Confession time; After the less than stellar Do I Wanna Know B Side 2013 stumbled out last week, I’ve been worried about The Arctic Monkey’s fifth outing.
While one might usually argue that you can’t judge a band by their B sides, the Arctics have till now consistently ensured that theirs have been nothing short of genius on par with any of their album tracks or singles.
2013 has shown me that the Sheffield lads do indeed have chinks in their armour. (If you argue that Humbug was a chink in the armour you can fuck off right now, but that ain’t the point).
2013 is musically dull and shockingly inadequate lyrically. While not a bad song by any stretch, it is easily the worst Arctic Monkey’s song I have ever heard.
Thankfully then, the brilliantly titled Why’d You Only Call Me When You’re High has (for now at least) put to rest any worries that AM might be a bit shit. It’s nothing short of a funky, infectious tune that is a joy to keep on repeat for criminal amounts of time.
The Turner wit that was absent for 2013 seems to have returned in force, along with the bands’ ear for a hook. If the rest of the album can keep up the standard set by this and Do I Wanna Know, I’ll sleep easier.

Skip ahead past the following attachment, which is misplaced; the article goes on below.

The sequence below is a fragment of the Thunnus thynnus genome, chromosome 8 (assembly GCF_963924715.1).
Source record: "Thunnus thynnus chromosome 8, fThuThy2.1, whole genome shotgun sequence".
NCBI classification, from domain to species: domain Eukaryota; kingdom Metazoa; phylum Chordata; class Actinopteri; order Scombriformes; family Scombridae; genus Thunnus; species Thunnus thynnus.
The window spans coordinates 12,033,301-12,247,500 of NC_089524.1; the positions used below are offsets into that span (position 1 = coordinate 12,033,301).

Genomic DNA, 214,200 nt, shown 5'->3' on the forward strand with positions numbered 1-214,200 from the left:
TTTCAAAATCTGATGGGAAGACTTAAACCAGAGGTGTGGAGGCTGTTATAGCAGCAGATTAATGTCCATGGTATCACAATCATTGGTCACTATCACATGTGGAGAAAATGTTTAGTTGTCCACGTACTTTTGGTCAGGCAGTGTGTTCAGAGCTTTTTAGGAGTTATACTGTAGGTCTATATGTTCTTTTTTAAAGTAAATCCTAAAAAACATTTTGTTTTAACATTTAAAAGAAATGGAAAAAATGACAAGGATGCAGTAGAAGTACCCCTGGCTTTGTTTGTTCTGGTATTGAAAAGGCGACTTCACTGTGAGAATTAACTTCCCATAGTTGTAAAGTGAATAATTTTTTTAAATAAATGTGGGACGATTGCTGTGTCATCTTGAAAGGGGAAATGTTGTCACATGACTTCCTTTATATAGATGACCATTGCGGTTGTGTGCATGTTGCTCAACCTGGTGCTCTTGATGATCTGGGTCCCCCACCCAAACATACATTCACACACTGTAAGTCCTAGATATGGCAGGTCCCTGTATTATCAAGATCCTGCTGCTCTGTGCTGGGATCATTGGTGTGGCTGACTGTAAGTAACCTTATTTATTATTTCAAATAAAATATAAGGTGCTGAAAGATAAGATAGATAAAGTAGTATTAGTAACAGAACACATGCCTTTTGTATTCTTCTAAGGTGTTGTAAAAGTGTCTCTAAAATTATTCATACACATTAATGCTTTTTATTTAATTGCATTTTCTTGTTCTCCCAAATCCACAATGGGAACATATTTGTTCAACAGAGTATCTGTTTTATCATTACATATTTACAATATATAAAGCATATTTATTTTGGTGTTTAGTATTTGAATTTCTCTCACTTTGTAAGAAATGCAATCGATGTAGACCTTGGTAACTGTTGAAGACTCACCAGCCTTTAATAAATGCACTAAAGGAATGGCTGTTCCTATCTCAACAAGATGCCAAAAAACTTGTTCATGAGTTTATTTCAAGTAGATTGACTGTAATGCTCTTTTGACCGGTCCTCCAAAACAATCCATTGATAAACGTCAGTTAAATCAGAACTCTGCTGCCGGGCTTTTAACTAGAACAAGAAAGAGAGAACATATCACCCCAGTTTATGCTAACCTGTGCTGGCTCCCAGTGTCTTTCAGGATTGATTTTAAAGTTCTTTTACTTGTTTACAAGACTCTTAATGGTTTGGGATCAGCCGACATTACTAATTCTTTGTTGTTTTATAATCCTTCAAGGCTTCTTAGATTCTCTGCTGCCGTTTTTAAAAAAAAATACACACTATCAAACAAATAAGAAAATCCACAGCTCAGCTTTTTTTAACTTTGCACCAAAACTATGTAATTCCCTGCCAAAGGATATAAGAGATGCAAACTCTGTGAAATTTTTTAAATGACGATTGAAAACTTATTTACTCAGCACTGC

It’s sad, but we all know that the Batman movie franchise is gonna get rebooted faster than you can say “Christopher Nolan”. Following the Man of Steel and the recent news of a Batman/Superman movie as the inevitable build up to a Justice League, it makes sense that DC and Warner will be looking to revive their biggest cash cow in his own franchise as quickly as possible.
But since the Dark Knight trilogy literally just hung up its cape and the next Superman film will (presumably) feature the Batman we all know and love, DC should be taking the Batman film franchise in a new, unexpected direction.
Cue Batman Beyond. A late 90s cartoon set in a futuristic, Orwellian Gotham City. Without going into too much detail, a young juvenile called Terry McGinnis stumbles across a long deserted batcave and a long since retired Bruce Wayne. Needless to say, Wayne ends up mentoring McGinnis and they fight all manner of futuristic nasties and corporate corruption.